Bulsara was in and out of a couple of groups himself during this period, and he tended to remodel everything about them. He liked singing blues – most bands demanded it – but his influences were much broader: the compositions of British composer and singer Noel Coward; the instrumental voicings of Chopin and Mozart; the singing of Dick Powell, Ruby Keeler, Robert Plant and Aretha Franklin; and the histrionics of his two favorite stars, Jimi Hendrix and Liza Minnelli. After he saw Smile, though, his ambition was to be the band's lead singer. Sometimes at Smile shows, he would yell, "If I was your singer, I'd show you how it was done." In early 1970, after too many false hopes, Staffell announced he was leaving Smile. May, Taylor and Bulsara were sharing an apartment by this time. The others were well aware that Bulsara was a nimble and well-schooled pianist and was developing into an exceptional singer. So in April 1970, the three formed a new band. They went through a handful of bassists – at least one of whom had difficulty with Bulsara's over-the-top style – before meeting John Deacon in early 1971. Deacon was another exemplary student (he had a master of science in acoustics and vibration technology) and struck everybody as extremely reserved. ("He hardly spoke to us at all," May recalled of the first meeting.) But he learned quickly, and in his audition he "plugged a gap and didn't drop a fucking beat," in the words of a musician present that day. Deacon was hired on the spot.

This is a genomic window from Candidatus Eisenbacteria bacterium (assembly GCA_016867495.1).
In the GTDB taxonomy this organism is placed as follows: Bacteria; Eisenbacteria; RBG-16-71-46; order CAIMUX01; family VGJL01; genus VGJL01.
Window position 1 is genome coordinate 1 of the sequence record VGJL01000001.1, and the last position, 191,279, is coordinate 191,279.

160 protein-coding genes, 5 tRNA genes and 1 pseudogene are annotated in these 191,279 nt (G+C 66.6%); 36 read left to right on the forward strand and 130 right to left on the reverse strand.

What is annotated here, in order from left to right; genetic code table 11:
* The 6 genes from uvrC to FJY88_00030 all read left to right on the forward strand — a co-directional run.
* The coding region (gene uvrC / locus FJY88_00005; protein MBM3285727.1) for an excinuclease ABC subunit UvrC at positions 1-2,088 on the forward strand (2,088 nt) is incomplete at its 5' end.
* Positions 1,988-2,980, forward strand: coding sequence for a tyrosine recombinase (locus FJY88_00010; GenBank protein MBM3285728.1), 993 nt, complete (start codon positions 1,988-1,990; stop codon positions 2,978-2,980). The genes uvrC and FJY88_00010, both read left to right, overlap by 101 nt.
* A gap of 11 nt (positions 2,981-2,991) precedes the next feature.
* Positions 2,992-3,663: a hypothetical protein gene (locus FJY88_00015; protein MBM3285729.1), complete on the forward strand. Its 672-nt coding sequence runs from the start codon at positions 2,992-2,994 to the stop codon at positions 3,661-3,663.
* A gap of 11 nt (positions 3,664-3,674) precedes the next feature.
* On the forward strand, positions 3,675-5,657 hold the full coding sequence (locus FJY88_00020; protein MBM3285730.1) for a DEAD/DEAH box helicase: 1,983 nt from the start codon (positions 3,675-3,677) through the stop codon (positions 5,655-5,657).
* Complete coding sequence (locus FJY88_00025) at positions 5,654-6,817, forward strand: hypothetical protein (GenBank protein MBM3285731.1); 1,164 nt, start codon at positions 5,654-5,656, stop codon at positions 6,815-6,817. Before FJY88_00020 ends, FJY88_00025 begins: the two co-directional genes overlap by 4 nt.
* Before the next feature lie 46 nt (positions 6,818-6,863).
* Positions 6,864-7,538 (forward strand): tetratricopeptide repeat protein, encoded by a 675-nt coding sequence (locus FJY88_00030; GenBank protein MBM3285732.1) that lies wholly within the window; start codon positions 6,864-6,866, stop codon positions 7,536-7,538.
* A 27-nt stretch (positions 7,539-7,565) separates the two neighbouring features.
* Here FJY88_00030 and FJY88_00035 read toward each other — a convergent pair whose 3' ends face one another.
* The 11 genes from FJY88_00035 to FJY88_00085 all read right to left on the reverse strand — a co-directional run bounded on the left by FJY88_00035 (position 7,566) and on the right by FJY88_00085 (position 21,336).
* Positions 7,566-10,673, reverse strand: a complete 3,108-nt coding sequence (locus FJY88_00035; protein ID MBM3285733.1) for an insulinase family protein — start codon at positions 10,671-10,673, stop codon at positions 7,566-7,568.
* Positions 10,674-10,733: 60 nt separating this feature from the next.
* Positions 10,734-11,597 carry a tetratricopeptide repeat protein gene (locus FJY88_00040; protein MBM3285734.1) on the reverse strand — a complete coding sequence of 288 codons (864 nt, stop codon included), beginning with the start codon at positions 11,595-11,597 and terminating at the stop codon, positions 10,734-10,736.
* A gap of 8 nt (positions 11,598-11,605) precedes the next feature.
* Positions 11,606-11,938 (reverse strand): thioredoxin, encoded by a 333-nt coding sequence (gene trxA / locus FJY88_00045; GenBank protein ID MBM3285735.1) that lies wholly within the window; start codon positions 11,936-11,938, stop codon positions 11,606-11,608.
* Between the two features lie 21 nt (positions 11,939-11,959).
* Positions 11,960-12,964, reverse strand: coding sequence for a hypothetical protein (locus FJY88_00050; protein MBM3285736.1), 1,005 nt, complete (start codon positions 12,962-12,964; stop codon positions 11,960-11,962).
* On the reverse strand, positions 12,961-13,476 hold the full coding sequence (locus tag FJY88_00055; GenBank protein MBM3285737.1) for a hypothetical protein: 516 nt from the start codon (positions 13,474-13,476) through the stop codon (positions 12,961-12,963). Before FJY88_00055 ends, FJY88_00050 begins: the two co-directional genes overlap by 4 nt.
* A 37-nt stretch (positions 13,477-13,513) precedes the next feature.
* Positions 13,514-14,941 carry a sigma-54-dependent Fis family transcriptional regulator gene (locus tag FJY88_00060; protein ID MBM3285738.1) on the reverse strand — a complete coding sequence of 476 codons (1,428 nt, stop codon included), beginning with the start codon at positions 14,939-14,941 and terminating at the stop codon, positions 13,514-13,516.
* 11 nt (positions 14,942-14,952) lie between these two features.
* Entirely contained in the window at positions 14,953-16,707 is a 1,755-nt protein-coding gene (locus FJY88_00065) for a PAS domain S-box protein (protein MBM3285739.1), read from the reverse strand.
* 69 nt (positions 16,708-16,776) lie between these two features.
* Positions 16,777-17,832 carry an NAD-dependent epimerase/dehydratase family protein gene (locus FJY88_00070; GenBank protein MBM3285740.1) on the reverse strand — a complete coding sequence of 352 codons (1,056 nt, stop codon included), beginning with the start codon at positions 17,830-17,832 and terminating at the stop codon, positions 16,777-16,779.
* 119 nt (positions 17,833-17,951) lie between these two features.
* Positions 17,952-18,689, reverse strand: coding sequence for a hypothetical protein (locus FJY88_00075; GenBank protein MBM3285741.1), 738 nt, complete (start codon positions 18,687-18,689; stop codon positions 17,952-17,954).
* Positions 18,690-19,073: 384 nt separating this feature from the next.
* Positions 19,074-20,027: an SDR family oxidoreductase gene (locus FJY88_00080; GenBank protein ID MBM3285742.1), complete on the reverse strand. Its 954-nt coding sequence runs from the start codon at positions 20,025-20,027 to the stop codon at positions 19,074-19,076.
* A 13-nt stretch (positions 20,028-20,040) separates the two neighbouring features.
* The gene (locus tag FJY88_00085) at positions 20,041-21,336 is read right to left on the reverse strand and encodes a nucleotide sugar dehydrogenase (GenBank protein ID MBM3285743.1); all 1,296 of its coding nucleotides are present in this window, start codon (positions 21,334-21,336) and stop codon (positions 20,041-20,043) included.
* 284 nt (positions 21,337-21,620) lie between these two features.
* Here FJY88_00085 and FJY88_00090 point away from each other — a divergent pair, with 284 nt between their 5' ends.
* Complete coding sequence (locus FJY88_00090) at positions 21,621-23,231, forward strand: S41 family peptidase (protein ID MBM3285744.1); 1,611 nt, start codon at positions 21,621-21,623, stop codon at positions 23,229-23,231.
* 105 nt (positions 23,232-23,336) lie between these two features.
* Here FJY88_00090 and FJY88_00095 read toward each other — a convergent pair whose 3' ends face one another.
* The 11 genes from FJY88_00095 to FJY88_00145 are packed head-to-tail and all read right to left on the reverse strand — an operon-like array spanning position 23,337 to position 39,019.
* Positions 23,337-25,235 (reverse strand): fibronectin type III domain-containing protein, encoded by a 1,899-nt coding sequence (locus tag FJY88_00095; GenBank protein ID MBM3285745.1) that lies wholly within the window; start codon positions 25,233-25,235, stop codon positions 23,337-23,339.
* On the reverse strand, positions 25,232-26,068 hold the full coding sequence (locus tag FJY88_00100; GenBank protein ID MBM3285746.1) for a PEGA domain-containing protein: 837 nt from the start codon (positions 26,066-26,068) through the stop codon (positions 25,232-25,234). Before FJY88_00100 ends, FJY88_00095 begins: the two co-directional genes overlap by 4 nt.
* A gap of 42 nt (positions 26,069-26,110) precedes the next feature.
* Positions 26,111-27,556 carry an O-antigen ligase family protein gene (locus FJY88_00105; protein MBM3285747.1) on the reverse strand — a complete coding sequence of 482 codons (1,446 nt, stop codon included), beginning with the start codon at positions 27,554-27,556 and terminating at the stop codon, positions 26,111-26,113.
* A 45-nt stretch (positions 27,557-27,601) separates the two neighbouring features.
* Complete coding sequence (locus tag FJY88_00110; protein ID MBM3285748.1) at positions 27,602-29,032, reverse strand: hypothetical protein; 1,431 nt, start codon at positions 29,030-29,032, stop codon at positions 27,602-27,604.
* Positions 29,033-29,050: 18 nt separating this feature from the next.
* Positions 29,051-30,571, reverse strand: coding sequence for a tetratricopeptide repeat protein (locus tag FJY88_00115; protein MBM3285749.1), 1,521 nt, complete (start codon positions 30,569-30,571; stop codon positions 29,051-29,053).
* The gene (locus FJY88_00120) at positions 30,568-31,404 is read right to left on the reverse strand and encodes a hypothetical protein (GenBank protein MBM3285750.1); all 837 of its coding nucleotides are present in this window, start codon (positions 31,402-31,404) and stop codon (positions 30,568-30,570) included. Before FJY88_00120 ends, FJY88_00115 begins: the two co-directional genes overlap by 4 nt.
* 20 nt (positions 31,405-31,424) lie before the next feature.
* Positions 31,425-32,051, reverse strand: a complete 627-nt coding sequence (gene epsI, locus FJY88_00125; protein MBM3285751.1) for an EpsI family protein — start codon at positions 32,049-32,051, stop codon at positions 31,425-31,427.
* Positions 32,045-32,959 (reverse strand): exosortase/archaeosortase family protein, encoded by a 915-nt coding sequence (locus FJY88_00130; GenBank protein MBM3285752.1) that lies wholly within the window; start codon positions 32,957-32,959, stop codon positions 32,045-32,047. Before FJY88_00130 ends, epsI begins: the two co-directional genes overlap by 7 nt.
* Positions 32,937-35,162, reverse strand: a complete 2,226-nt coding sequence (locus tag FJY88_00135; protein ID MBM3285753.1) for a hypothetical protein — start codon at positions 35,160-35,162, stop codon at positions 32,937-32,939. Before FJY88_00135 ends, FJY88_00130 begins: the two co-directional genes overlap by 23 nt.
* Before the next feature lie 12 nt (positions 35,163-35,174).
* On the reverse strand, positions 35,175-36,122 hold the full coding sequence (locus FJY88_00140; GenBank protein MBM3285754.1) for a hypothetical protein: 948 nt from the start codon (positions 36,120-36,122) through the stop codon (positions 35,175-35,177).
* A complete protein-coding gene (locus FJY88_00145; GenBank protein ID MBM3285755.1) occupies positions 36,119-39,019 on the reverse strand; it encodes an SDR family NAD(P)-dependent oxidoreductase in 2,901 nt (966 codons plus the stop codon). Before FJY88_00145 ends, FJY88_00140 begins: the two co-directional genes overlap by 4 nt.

Right away Bulsara began to exert his sway, persuading the others to dress more dramatically, more dandyish. He also insisted he had come upon the perfect title for the band. May and Taylor suggested names such as the Rich Kids and the Grand Dance, but Mercury insisted on Queen. "It's ever so regal," he said. "It was a strong name, very universal and very immediate," he added years later. "It had a lot of visual potential and was open to all sorts of interpretations, but that was just one facet of it."